And the owner of that sheep farm finally officially gave the land to Jack for History Fest and the finished buildings are even better now that they’re moved to their own little village area… and somehow Jack has managed to build even more amazing contraptions and improve even more buildings and do even more great stuff, out of the scary situation of thinking it was impossible last summer and the government was going to shut it down…  It’s done, and even better.

To give you an idea of how magical this place is, down by the river there’s a troll tunnel (marked with a painted sign) that goes all the way under the hill and comes up through a brightly painted grate in another part of the land.  He built a concrete troll tunnel for children to climb through!!!!! And there’s a giant piece of a house with a gas pipeline that goes on fire that the kids get to put out all day with water pumped through a fire hose from the river….. and there’s a trebouchet (sp?) that launches pumpkins into the river…. and he gives pianos to anybody anywhere who wants a piano (we got one last year and I love it)…  and there’s an ENORMOUS sandbox that’s always filled with buried treasures like dragon tears and coins… and so much more.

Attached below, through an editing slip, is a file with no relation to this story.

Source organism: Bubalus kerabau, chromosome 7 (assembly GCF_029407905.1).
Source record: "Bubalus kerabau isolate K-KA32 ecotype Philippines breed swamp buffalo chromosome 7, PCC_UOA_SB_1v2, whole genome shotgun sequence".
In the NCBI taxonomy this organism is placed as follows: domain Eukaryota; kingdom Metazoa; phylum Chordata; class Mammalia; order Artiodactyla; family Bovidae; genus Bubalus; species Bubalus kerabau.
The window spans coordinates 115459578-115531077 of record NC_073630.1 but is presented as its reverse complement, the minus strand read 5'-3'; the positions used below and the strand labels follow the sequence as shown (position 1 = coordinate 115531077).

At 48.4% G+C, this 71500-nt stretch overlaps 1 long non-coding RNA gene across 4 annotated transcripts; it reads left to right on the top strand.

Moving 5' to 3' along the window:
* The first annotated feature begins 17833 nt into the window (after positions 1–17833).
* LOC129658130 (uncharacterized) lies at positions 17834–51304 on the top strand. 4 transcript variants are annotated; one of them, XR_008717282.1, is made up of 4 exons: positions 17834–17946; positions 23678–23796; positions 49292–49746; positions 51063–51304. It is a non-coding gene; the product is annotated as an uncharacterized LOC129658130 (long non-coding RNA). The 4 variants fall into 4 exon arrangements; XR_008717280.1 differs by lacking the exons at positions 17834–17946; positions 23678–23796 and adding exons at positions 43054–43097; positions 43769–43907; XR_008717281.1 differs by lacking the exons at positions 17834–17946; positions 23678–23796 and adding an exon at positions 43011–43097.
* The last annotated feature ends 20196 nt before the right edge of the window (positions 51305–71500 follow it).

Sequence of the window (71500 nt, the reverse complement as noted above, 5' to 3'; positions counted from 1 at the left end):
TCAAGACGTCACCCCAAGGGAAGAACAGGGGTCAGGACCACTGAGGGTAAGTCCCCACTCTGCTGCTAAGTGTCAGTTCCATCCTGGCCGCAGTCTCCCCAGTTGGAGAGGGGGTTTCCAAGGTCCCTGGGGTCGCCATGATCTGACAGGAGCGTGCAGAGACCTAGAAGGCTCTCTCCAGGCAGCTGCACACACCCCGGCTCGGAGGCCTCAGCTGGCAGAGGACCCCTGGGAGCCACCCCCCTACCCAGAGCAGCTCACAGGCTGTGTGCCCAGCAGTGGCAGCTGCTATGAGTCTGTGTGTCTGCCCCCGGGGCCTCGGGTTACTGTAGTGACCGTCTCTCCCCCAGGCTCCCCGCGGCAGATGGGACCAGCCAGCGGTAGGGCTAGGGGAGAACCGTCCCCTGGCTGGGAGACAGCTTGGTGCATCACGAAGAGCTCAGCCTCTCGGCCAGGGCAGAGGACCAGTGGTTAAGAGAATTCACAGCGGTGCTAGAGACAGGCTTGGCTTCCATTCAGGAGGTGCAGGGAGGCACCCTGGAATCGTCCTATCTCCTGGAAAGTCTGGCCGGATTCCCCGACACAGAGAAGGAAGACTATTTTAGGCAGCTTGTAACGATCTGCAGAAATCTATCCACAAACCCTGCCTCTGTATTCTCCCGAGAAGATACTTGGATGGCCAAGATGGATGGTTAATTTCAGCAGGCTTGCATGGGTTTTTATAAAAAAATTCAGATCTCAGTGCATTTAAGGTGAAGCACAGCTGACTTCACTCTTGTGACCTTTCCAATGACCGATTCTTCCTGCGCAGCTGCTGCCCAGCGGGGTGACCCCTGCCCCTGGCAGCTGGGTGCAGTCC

Daryl plays a gambler in the saloon and teaches kids card tricks and how to play chuck-a-luck (a fun dice game in a spinning cage).  He’s a hoot to watch — he really is great with kids.  But I found out today that Jack built the saloon because this lady Annette came to play the piano for history fest a few years ago and there wasn’t a good building for her to play in.  He asked where he ought to put another piano and she said, “Well, if you had a saloon….” and she said, “So Jack built me a saloon.”  Just like that!  This giant building with a bar and tables and stage and fun props (old time guns, funny signs…).  It’s just so amazing.